I'll toke one for you, bro. And your two cents are FAR from stupid. Replaced alcohol, subdued smoking, stopped taking mild anti-depressants. Give me Cannabis any day, every day.Peace. Realize, then Legalize.
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Comment #6 posted by freedom fighter on October 04, 2001 at 20:33:57 PT
helped me quit my coke habit.. big time.. Started of smoking 2 ounces of cannabis, stopped my craving for coke. Wish I cud say the same for tobacco. At least it supressed my cigarettes habit..Since now I can not partake my favorite herb, tobacco intake increased. Just my 2 stupid cents..ff
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Comment #5 posted by Silent_Observer on October 04, 2001 at 16:17:39 PT
Taco de Vries?
Taco and fries? Somebody tell me this is a real name....
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Comment #4 posted by Cannabis Dave on October 04, 2001 at 15:43:47 PT
Cannabis can be an addiction treatment.
Cannbis has been used to treat addictions effectively in many cases. Alcoholism and opioid addictions respond favorably to cannabis therapy, so it seems logical that cocaine would too. What they have in common, is that they all stimulate the release of simular brain chemicals. Pot does it for me, and therefore my craving for junk, alcohol, cocaine etc. dissapear. They never even start as long as I medicate on cannabis. For me, my medical marijuana helps me avoid all those much more harmful substances. Taking drugs is normal - even many animals use drugs. To not use any drugs at all would be UNnatural (!), so lets be realistic about it. Cannabis is the least harmful of the recreational drugs used for cognitive therapy and sensual pleasure by people who would otherwise become addicted to more harmful substances in many cases. People ARE going to use drugs, and there will always be a supply of drugs while there is a demand. If we allow cannabis to be used, it would reduce the harm done to our society/culture by all those more destructive drugs. If we look at the statistics, it's obvious that tobacco, alcohol, and prescription drugs are what cause most of the damage to our society, but they are subsidized by our government! Insanity prevails - it's time to demand that our government change their paradigm!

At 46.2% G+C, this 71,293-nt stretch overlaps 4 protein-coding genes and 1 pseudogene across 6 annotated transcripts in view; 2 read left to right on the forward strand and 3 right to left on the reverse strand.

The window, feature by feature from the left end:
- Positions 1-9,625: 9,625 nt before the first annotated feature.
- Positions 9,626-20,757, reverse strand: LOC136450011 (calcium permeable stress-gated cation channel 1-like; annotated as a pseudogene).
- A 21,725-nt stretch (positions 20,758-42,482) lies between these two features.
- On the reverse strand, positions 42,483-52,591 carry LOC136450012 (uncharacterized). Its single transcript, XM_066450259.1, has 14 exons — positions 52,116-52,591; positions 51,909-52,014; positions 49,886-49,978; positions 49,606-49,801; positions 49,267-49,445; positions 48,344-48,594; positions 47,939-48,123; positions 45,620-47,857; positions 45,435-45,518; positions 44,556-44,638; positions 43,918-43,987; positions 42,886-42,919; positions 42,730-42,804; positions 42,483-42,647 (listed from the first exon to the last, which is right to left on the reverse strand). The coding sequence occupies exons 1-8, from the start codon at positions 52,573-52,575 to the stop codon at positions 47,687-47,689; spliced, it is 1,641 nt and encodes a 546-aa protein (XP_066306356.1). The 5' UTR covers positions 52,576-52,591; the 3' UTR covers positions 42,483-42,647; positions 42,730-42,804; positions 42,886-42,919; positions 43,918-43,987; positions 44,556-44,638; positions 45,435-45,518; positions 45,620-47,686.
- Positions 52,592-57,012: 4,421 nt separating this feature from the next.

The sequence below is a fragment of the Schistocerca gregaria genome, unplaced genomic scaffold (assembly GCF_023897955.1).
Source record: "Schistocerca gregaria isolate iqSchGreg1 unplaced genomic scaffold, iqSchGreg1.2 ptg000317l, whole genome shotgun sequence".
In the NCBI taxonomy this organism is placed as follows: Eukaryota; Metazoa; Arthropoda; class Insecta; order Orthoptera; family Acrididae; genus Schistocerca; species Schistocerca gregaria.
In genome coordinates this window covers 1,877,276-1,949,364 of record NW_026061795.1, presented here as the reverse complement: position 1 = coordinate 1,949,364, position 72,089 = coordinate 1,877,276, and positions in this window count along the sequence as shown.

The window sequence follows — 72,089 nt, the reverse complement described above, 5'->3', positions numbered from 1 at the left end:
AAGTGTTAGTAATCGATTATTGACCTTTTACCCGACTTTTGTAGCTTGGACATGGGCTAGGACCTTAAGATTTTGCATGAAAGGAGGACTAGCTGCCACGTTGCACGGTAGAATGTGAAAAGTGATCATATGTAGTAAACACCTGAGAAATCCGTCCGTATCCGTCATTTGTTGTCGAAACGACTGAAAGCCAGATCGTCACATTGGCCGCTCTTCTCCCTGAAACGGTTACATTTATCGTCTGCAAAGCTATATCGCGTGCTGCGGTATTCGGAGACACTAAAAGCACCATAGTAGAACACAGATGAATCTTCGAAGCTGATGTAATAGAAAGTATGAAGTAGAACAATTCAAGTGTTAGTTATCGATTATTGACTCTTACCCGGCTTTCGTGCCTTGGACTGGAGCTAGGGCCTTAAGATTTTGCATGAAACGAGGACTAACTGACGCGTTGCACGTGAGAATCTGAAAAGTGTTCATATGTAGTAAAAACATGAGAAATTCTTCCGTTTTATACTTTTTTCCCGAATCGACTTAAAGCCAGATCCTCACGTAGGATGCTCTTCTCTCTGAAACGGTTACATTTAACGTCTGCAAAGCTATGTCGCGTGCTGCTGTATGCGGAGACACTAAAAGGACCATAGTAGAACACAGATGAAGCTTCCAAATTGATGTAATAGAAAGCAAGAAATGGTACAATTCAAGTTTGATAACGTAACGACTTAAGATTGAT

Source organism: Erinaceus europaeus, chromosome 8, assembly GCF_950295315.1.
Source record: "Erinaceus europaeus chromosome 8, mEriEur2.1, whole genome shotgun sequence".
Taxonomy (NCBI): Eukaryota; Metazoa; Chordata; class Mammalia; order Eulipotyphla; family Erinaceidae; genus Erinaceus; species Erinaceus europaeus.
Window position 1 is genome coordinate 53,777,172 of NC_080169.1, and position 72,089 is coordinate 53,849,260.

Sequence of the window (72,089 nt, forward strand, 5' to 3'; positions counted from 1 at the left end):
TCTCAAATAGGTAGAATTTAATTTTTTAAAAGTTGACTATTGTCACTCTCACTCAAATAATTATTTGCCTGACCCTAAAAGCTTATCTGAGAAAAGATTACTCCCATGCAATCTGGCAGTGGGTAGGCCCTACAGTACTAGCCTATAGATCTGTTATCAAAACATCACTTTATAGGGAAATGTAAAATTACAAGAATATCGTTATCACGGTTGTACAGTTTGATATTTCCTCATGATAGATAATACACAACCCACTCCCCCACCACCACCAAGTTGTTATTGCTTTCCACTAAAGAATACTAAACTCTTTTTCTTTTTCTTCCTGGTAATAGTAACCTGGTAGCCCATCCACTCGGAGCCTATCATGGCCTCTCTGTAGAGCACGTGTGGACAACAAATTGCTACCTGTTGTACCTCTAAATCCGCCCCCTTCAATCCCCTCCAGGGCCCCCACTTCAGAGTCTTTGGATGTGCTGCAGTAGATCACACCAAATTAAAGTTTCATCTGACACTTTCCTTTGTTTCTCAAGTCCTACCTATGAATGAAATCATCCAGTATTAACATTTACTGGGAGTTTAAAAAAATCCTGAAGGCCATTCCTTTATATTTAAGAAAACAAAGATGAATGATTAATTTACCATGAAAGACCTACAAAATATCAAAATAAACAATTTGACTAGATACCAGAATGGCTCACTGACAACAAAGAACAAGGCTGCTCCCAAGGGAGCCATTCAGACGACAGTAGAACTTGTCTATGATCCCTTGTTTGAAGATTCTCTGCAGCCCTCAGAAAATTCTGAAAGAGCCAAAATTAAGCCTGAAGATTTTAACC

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Comment #3 posted by FoM on October 04, 2001 at 10:52:31 PT
I took Prozac for about 8 months or so and I had to stop. I think I was getting wackier then normal. I think you're right about needing to smoke more too.
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Comment #2 posted by 420toker on October 04, 2001 at 10:13:40 PT
I quit taking prozac because I had to smoke twice the amount to get half the effect. Dont know about coke but has anyone else noticed a simular effect.
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Comment #1 posted by BCG on October 04, 2001 at 09:30:45 PT
Fortuitous timing!
I will be traveling to several postdoctoral interviews this month. My research has been very directed at the environmetal cues that trigger cocaine seeking. This is the direction I would like to take my work, and with this, I have a strong bargaining chip to get resources to study what Muddy Waters sang about so long ago." smoking my reefer - wont need to mess 'round with no cocaine."Exciting times for THC research!